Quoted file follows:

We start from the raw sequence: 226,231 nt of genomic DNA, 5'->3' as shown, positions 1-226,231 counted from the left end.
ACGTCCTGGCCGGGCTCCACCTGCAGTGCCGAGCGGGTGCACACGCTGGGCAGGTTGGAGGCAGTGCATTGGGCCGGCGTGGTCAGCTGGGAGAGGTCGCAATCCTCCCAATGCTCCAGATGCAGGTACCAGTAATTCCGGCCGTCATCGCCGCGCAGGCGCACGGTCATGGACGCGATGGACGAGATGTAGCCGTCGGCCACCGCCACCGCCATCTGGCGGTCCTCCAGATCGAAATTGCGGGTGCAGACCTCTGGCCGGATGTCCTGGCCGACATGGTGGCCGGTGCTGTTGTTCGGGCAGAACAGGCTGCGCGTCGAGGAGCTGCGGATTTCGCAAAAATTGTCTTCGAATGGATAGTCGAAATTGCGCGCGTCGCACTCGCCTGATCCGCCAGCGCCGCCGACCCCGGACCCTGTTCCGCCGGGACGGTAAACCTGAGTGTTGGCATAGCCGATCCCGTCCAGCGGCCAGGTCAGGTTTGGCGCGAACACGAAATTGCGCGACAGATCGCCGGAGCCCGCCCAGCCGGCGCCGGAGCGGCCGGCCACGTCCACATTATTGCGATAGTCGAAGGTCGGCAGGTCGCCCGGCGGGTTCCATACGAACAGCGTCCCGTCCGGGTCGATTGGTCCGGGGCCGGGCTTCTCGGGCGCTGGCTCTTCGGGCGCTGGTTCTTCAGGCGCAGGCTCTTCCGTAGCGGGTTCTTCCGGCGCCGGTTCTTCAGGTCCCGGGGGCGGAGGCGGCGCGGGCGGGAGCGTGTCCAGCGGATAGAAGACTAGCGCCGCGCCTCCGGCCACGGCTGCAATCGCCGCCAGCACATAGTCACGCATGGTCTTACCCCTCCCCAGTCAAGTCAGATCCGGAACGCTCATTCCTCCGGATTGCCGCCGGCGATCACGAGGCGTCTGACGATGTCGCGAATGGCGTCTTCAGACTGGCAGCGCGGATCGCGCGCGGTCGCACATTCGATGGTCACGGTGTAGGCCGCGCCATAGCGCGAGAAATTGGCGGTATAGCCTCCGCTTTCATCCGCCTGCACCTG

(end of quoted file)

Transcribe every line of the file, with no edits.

We start from the raw sequence: 226,231 nt of genomic DNA, 5'->3' as shown, positions 1-226,231 counted from the left end.
ACGTCCTGGCCGGGCTCCACCTGCAGTGCCGAGCGGGTGCACACGCTGGGCAGGTTGGAGGCAGTGCATTGGGCCGGCGTGGTCAGCTGGGAGAGGTCGCAATCCTCCCAATGCTCCAGATGCAGGTACCAGTAATTCCGGCCGTCATCGCCGCGCAGGCGCACGGTCATGGACGCGATGGACGAGATGTAGCCGTCGGCCACCGCCACCGCCATCTGGCGGTCCTCCAGATCGAAATTGCGGGTGCAGACCTCTGGCCGGATGTCCTGGCCGACATGGTGGCCGGTGCTGTTGTTCGGGCAGAACAGGCTGCGCGTCGAGGAGCTGCGGATTTCGCAAAAATTGTCTTCGAATGGATAGTCGAAATTGCGCGCGTCGCACTCGCCTGATCCGCCAGCGCCGCCGACCCCGGACCCTGTTCCGCCGGGACGGTAAACCTGAGTGTTGGCATAGCCGATCCCGTCCAGCGGCCAGGTCAGGTTTGGCGCGAACACGAAATTGCGCGACAGATCGCCGGAGCCCGCCCAGCCGGCGCCGGAGCGGCCGGCCACGTCCACATTATTGCGATAGTCGAAGGTCGGCAGGTCGCCCGGCGGGTTCCATACGAACAGCGTCCCGTCCGGGTCGATTGGTCCGGGGCCGGGCTTCTCGGGCGCTGGCTCTTCGGGCGCTGGTTCTTCAGGCGCAGGCTCTTCCGTAGCGGGTTCTTCCGGCGCCGGTTCTTCAGGTCCCGGGGGCGGAGGCGGCGCGGGCGGGAGCGTGTCCAGCGGATAGAAGACTAGCGCCGCGCCTCCGGCCACGGCTGCAATCGCCGCCAGCACATAGTCACGCATGGTCTTACCCCTCCCCAGTCAAGTCAGATCCGGAACGCTCATTCCTCCGGATTGCCGCCGGCGATCACGAGGCGTCTGACGATGTCGCGAATGGCGTCTTCAGACTGGCAGCGCGGATCGCGCGCGGTCGCACATTCGATGGTCACGGTGTAGGCCGCGCCATAGCGCGAGAAATTGGCGGTATAGCCTCCGCTTTCATCCGCCTGCACCTG